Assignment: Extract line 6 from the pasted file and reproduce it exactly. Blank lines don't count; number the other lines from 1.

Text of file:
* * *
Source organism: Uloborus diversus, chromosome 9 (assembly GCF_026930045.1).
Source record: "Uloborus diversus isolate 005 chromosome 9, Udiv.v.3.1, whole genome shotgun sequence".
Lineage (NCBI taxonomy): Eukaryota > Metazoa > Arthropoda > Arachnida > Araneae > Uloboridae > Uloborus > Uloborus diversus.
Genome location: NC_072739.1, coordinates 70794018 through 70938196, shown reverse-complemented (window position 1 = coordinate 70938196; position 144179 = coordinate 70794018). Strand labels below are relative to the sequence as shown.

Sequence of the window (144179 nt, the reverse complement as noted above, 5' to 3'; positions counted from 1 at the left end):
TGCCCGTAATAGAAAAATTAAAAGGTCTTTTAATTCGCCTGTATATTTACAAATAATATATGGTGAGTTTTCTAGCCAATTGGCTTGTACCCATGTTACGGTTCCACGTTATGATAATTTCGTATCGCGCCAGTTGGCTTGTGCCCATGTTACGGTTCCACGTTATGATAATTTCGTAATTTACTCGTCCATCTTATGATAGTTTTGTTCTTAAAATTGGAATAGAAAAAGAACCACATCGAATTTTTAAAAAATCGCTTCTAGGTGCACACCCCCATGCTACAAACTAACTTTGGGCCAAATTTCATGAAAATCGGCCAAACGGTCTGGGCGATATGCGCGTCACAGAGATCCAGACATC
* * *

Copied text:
TGCCCGTAATAGAAAAATTAAAAGGTCTTTTAATTCGCCTGTATATTTACAAATAATATATGGTGAGTTTTCTAGCCAATTGGCTTGTACCCATGTTACGGTTCCACGTTATGATAATTTCGTATCGCGCCAGTTGGCTTGTGCCCATGTTACGGTTCCACGTTATGATAATTTCGTAATTTACTCGTCCATCTTATGATAGTTTTGTTCTTAAAATTGGAATAGAAAAAGAACCACATCGAATTTTTAAAAAATCGCTTCTAGGTGCACACCCCCATGCTACAAACTAACTTTGGGCCAAATTTCATGAAAATCGGCCAAACGGTCTGGGCGATATGCGCGTCACAGAGATCCAGACATC